By the mid 13th century the buildings along the riverbanks were already more highly populated, with a larger concentration of cottage industries, especially in the textile field. The Arno's importance as a productive resource and trade route, confirmed by the large number of workshops along its banks, is further corroborated by a series of "river ports" like those at San Frediano and Ognissanti. The growth of the city soon led to new bridges being built to add to the only one that had stood there until the 9th century, rebuilt after the flood in 1178 on the site of today's Ponte Vecchio (the previous bridge was a few metres upriver). These included the New Bridge (1218), or "alla Carraia", the Rubaconte bridge (1237), later called "alle Grazie", and lastly the bridge at Santa Trinita (1237), which made it possible to complete the linkup between the two banks. This road and bridge system has lasted to this day in spite of all the changes made to the various bridges since. Rebuilt for the first time after the great flood of 1333, which spared only the Ponte alle Grazie, these bridges were often "inhabited" by a series of shops and oratories built along the parapets, as we can still see on the Ponte Vecchio today and in a few old photographs of Ponte alla Carraia. It was not deemed necessary to create a new means of crossing the river until the third decade of the 19th century, under the Lorraine family, when the two metal suspension bridges of San Ferdinando and San Leopoldo were erected, one up and the other downriver from the previous four bridges, thus linking up the new urban development on both banks. They were followed in this century by Ponte alla Vittoria, Ponte Amerigo Vespucci, the bridge at San Niccolò and Ponte Giovanni da Verrazzano. Apart from being a basic part of the city's history, vital for its productive activities and a setting for life in the city, the Arno has often been used for important festivities, especially after the celebrations held for Cosimo II's wedding to Maria Maddalena of Austria in 1608 which officially trasformed it into the playground of the court. A Florentine artist, Mario Mariotti, used the river in the same way a few years ago in the more up-to-date form of a "happening".
The Arno at sunset
Parties, regattas, games, theatrical performances and all sorts of other events have been held on the banks of the Arno. The river reflects the firework display that is set off every year on June 24th from Piazzale Michelangelo to celebrate the feastday of St. John the Baptist, patron saint of the city; Florence Rowing Club's traditional regatta is also held here on New Year's Day with roughly twenty boats competing in a race of about a kilometre from the fish-weir of Santa Rosa to the seat of the club, situated since 1933 near the Ponte Vecchio in the old stables below the Uffizi Gallery. The cool banks of the Arno are still the ideal place to spend the hot summer evenings though places of recreation are further upriver than they were a century ago, in the area around Ponte San Niccolò, between the tower of the Zecca in Piazza Piave and its twin on the opposite bank, the Gate of San Niccolò, one of the few surviving towered gates from the 14th century ring of walls. It is hardly wise to try swimming in its waters (though sunbathing is possible in various places along the banks); this is compensated by the many open-air theatres, clubs with dance-floors, restaurants and pizza bars overlooking the Arno and by the clubs and entertainment at the Park of Anconella to the south-east, where people can spend a pleasant evening beside the river. The great historical park at the Cascine, situated at the other end of the city on the opposite bank, can really only be visited during the daytime. This long green triangle covers an area of three kilometres from the last ring of walls to where the Arno joins the Mugnone. When Duke Alessandro de' Medici bought the estate in 1536, it continued to be called the "Tenuta dell'Isola"; it was turned into a park much later on, keeping much of its rural character, with its "cascine" (farm) and huge lawns. Pietro Leopoldo, the Grand Duke of Tuscany and son of Empress Maria Teresa of Hapsburg-Lorraine, in fact had the park re-designed as we can see it today in 1780; the pinewoods were replaced with limetrees and architects Paoletti and Manetti were ordered to add several delightful neoclassical constructions to the grounds like the pyramid, the fountain of Narcissus and the swimming pool at the Pavoniere, now property of the City Council. When it opened to the public, in the first half of the 19th century, the Cascine became a very popular place among the Florentines for their Sunday outings. Rich and poor rubbed shoulders here though the former preferred evening parties while the latter were quite happy to partake of a simple picnic on the grass. The Cricket Festival is still held here every year when children can buy brightly coloured wooden cages containing a traditional "singing cricket".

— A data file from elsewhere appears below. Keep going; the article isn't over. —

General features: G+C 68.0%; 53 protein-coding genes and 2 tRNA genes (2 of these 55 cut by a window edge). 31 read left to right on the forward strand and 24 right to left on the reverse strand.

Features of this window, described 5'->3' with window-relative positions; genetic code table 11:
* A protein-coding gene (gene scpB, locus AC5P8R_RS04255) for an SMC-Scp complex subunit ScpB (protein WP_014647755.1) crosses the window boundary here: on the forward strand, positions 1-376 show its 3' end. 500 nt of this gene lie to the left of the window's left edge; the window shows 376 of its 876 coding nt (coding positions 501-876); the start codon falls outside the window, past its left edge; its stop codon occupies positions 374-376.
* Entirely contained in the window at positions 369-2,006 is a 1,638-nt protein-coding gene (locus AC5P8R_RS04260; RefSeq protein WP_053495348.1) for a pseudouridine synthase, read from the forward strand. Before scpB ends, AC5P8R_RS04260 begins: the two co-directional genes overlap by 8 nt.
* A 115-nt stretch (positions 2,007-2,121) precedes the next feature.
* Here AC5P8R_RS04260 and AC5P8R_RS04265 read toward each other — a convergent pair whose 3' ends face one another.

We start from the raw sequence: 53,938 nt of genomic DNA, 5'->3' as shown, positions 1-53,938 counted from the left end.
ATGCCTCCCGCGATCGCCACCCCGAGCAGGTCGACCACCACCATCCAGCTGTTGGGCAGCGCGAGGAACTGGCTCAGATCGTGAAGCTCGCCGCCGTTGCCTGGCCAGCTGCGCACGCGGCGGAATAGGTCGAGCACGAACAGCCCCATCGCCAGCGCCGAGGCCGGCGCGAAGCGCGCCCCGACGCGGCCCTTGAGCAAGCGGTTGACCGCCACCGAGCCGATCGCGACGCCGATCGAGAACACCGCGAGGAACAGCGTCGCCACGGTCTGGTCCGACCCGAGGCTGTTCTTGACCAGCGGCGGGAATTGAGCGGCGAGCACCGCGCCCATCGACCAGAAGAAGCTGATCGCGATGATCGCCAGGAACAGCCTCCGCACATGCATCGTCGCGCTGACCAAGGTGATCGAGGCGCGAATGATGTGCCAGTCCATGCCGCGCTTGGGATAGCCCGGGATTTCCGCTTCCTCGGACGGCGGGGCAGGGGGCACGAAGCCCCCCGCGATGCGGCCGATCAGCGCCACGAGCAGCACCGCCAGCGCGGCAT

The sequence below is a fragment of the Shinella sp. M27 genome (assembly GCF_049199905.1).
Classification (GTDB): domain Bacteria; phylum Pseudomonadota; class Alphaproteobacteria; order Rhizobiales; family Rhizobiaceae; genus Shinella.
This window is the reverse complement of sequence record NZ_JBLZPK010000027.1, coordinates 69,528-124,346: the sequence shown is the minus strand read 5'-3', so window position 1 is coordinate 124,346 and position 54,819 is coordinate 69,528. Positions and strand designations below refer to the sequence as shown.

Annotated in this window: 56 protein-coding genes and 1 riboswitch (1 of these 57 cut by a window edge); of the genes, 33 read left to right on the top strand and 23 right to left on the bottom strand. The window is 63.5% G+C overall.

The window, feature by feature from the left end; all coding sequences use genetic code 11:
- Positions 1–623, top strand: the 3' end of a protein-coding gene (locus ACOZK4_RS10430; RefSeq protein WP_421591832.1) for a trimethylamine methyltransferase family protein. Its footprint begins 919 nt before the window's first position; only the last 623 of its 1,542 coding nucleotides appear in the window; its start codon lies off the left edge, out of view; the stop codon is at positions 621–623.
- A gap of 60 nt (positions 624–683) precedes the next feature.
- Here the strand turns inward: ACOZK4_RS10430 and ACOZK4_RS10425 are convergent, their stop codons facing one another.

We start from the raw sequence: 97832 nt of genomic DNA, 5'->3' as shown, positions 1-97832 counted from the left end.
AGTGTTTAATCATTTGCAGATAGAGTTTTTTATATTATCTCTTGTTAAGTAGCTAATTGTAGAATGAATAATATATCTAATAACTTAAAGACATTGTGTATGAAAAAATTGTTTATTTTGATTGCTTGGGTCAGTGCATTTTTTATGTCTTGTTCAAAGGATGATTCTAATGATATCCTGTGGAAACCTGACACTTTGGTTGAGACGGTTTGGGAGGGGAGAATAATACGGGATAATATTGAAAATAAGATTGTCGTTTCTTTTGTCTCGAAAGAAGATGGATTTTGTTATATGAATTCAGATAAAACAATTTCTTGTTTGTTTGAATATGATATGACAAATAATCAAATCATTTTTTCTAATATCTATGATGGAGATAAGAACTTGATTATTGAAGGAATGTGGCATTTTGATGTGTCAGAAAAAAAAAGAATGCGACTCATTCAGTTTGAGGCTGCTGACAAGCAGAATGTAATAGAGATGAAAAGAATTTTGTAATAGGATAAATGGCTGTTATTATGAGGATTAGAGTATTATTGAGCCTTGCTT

During the Belle Epoque the Cascine was a real theatre for high society on the banks of the Arno; it had its own flat racing track (from 1836), a shooting range (from 1859), and was also the kingdom of horses, whether mounted by men or daring ladies, or pulling the carriages of the rich or poor (the Omnibuses invented by Blaise Pascal).
If we walk right down to the end of the long boulevard that cuts through the park and heads towards the banks of the river, we eventually come to the far end of the Cascine; here the land is interrupted by the river Mugnone which meets up with the Arno at this point. A weird oriental style monument, a sort of aedicola containing a bust topped by a baldaquin, stands here: it is the tomb of Maharajah of Kolopoor, who died in Florence in 1870 and was cremated, in the Indian tradition, at the meeting of the two courses of water. Our exploration of the river comes to an end at this characteristic and unusual "belvedere" over the Arno which a curious case of destiny renamed the "Indian", in memory of this unfortunate prince.